Jolina struggled against her restraints as the first hints of sun peeked over the horizon. Her skin tingled, and she knew that tingle would soon increase to an itch and then to a burn as the sun rose. Easton squirmed next to her trying to free himself of the plastic zip ties.
The vampire hunters had been stealthy, ambushing Jolina and Easton as they were leaving their home for the evening. One second, they were chatting on their stoop as Easton jiggled the handle to make sure the door was locked, and the next, strangers had them surrounded, placing hoods over their heads and restraining their hands with zip ties.
The attackers had argued amongst themselves as they loaded Jolina and Easton into the back of a nondescript van.
Rumors of this kind of thing had been circulating since the Vampire Council had decided to come forward two years before. Vampires, both proclaimed and those still in the closet, were disappearing, and a few non-vampires had come forward with tales of abduction and being tied up and left for the sun. The abductors always wore masks and gloves and used generic zip ties that could be purchased anywhere. Anyone that survived had been retrieved later in the morning and dropped off near their homes.
“How did we get here?” Jolina asked mournfully, not expecting an answer.
There was a moment of silence before Easton responded. “Maybe we decided to come out too soon. They weren’t ready for us after all.”
Two years earlier…
“Look at their media!” Jessabelle pointed out in her southern twang. “It seems like every-other movie or book has something to do with vampires. Twilight, True Blood, even kid shows like Vampirina!” She ticked off on her fingers.
The Vampire Council was meeting in Toronto this year at the estate of esteemed member Gregory due to the extended nights this time of year and the wonderful nightlife.
The twelve members of the council were gathered in Gregory’s conservatory having a cocktail and discussing the latest events when the topic of coming out surfaced as it did every few years.
“I for one,” chimed in Mortimer from the corner, “can’t wait to stop hiding. Do you know how hard it is to find a soulmate when you can’t tell them why you can’t go out in the day unless you risk scaring them off? The only females open to it are those crazy, Goth, vampire wannabes. I had to wipe the memory of the last girl I dated because she freaked out when I revealed myself.”
“Perhaps she only pretended that being a vampire was the deal-breaker,” Easton whispered to Jolina next to him on the settee. It was a low whisper, but everyone could hear them with their sensitive vampire hearing. Several participants chuckled discreetly.
“Laugh all you want,” Mortimer frowned. “You at least have each other. It’s not like I can go to VampiresOnly.com.”
“Actually, a vamps-only social media app may not be a bad idea,” Kendrick joined in.
“You’re missing the point.” Jessabelle tapped her food in frustration. “Living forever kind of sucks if we have to keep living in the shadows. We’re always moving; there’s no personal connection."
“You know this is the way things have always been,” Gwyneth smirked into her drink.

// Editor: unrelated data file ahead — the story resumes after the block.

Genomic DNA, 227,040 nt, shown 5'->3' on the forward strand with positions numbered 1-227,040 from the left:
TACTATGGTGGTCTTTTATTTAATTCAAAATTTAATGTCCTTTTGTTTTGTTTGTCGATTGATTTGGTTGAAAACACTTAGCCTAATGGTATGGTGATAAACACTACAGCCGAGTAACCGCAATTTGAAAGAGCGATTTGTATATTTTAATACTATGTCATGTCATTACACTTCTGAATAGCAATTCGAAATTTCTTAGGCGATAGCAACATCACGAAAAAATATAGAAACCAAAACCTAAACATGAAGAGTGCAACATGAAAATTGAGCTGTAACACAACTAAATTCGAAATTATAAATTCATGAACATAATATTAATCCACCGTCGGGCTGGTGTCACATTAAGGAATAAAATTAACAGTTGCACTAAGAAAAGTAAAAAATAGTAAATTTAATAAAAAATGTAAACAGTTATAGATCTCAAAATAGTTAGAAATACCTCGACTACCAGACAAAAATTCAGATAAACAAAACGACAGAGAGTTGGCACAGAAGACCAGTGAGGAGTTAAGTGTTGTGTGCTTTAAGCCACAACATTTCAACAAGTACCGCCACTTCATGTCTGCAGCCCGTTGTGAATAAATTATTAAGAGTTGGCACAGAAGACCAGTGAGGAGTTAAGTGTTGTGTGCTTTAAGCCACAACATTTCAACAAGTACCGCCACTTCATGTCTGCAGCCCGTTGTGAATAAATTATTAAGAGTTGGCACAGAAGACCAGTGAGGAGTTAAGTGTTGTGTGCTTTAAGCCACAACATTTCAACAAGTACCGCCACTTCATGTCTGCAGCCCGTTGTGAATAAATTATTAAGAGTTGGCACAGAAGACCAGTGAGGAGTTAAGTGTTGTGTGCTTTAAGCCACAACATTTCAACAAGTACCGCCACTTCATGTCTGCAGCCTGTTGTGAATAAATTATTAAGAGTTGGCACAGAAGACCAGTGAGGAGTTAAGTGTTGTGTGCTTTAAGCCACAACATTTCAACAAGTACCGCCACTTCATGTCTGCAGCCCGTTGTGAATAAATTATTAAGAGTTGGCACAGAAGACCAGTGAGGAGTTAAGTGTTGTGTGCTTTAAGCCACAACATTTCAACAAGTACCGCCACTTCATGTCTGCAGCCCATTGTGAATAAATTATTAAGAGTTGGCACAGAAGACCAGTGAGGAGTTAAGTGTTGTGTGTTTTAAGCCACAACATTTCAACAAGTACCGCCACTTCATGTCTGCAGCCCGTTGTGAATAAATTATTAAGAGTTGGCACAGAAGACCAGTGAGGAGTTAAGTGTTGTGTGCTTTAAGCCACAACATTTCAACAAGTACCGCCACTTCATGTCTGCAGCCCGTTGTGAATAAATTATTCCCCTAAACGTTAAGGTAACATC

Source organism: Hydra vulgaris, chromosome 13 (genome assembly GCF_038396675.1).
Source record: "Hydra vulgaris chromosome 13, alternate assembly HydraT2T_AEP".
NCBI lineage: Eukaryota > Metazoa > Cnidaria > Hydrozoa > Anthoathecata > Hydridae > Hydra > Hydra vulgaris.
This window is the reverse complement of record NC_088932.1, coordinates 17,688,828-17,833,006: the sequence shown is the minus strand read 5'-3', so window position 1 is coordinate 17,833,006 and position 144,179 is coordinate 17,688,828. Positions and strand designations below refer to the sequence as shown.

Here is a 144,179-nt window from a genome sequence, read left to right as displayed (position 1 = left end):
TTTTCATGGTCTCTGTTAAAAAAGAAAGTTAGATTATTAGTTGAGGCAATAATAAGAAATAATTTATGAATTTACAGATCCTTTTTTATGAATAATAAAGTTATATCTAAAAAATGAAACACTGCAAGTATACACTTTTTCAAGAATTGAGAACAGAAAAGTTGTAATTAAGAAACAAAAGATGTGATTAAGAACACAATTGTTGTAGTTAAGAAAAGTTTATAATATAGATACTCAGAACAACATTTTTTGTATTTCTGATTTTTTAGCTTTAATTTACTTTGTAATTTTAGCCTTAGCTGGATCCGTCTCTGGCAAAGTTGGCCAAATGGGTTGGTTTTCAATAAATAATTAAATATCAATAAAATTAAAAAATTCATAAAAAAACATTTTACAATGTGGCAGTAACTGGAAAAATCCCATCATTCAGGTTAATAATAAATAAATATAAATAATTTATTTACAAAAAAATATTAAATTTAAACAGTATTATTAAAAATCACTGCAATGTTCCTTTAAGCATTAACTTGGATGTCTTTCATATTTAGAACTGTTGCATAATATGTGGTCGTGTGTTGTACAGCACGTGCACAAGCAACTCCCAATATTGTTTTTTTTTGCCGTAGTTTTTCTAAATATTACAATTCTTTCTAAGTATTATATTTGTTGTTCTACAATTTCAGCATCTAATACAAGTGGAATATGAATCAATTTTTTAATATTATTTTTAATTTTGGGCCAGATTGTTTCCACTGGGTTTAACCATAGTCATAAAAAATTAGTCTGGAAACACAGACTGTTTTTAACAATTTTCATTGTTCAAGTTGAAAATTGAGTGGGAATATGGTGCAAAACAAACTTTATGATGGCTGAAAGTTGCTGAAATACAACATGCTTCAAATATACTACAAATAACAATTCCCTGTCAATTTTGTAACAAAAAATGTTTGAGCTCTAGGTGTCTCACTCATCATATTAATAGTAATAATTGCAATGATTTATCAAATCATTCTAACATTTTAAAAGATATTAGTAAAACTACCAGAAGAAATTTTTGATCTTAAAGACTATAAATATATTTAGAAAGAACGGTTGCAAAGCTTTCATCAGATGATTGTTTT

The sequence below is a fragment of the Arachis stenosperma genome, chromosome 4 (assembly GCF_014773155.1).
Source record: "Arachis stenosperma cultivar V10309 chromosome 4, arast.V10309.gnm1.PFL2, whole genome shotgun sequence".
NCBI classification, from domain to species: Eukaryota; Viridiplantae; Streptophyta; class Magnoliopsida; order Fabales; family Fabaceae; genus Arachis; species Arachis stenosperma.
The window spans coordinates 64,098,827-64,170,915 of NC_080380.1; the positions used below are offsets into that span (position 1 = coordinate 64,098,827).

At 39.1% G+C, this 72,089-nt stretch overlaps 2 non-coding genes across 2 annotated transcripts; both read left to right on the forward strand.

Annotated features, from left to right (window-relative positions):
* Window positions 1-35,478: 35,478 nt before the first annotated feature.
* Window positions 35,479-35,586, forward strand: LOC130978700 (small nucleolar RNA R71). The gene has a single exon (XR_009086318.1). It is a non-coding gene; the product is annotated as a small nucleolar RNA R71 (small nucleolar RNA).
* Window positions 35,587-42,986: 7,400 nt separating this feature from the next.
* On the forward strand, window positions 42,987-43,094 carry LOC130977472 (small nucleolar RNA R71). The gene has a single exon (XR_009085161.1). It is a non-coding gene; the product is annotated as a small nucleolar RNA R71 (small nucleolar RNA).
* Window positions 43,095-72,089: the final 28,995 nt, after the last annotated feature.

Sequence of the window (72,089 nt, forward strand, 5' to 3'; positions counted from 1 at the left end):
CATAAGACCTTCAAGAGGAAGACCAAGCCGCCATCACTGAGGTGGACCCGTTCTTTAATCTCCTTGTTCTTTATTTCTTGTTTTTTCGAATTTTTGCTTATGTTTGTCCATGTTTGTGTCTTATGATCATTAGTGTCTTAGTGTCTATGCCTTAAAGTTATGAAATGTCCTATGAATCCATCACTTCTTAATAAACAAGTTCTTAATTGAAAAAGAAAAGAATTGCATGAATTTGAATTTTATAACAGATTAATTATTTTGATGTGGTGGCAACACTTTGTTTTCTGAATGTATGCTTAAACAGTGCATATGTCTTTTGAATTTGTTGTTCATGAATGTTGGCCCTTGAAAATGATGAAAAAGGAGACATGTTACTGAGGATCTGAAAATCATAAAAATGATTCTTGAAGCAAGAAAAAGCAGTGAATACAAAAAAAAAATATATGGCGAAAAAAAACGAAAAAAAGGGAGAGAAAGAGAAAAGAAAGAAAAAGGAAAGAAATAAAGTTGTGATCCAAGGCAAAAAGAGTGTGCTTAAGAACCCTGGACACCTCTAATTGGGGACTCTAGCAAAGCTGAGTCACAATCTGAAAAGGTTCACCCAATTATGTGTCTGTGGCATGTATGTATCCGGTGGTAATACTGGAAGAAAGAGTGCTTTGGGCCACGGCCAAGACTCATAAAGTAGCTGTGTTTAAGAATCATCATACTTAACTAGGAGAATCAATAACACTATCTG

“But it doesn’t have to be,” Jessabelle retorted.
“Think about what happened in Strasbourg in 1780 and what happened with the Habsburgs!” Gwyneth responded.
“That was almost 250 years ago!” Jessabelle objected passionately.
“And what about when Ozzy bit that bat in ‘82?!” Gwyneth asked. “That was less than 40 years ago.”
“You know Ozzy was always an outlier. If he would have just coordinated better...”
“Coordination has nothing to do with not listening to his master and the council and giving himself a reputation as a crazy man. No one will ever take him seriously now.”
“This conversation is going to go around in circles just like they always do,” Jolina said, rolling her eyes.
“What if I told you we had a plan?” Jessabelle asked.
“Are you going to amuse us with a PowerPoint?” Easton mocked.
Jessabelle looked to Mortimer with a moment of hesitation and then nodded. Mortimer retrieved his mobile phone from his pocket and used it to dim the room’s light and start a projector that was nestled in an alcove and focused on a blank wall.
The group turned to see what was being projected on the wall, and Easton put his palm to his forehead. The slide read, “The Case For Vampire Openness” and included an illustrated vampire with fangs and a cape sitting up in a coffin.
“They actually have a PowerPoint!” laughed Gwyneth.
Mortimer cleared his throat. “Jessabelle and I have put a lot of thought into this and think it can work. If you’ll just pay attention to our presentation…”
“Why do I feel like I’m going to get suckered into a timeshare?” Easton leaned back on the green satin sofa.
Mortimer pressed the button for the next slide, and the title slide dissolved to a burgundy background with black bullet points listing several movies, books, and television shows... “We feel that society has come to a point where they are ready and even clamoring for us. As Jessabelle already said, vampires factor heavily in their media and literature. Vampires are being seen as seductive and restrained. This is exactly what we’ve needed.” He clicked to another side with a pie chart. “Our polls show that 19% of people already believe in vampires, and this next slide shows that 70% think of vampires in a positive light.” He clicked to the next slide which included more bullet points. “We have a five-point plan which will allow those who wish to come out and live in the open.
“First, we put out our own vampire quote-unquote fiction that is in actuality a glorified version of the truth that will paint us in the best possible light. We start some trending hashtags. We build the vampire reputation to a new pinnacle. We follow that with some well-placed rumors about it being true. After that, we select a well-known and honorable representative to come forward, someone like Tom Hanks.”
“Tom won’t want to come forward,” Jolina interjected. “You know he tries very hard to portray an aging man so that no one suspects him. You think he wants to go through all of that makeup and glamor just so he can keep his career?”
“If he comes forward, he won’t need to disguise himself and can go back to playing younger roles. Once he has come forward, lesser-knowns can come forward. There might be some incredulity, so finally, we pull out the big guns to convince everyone and bring the old-timers like Elvis out of retirement.”
“I just talked to Elvis last week, and he said he was having a good time in San Antonio. He runs a little cantina on the riverwalk. I really think he’d rather stay retired,” Easton said.
“You think he wouldn’t want some of that old fame back? Or maybe he would do it for the greater vampire good.” Mortimer sounded like he was starting to grasp at straws.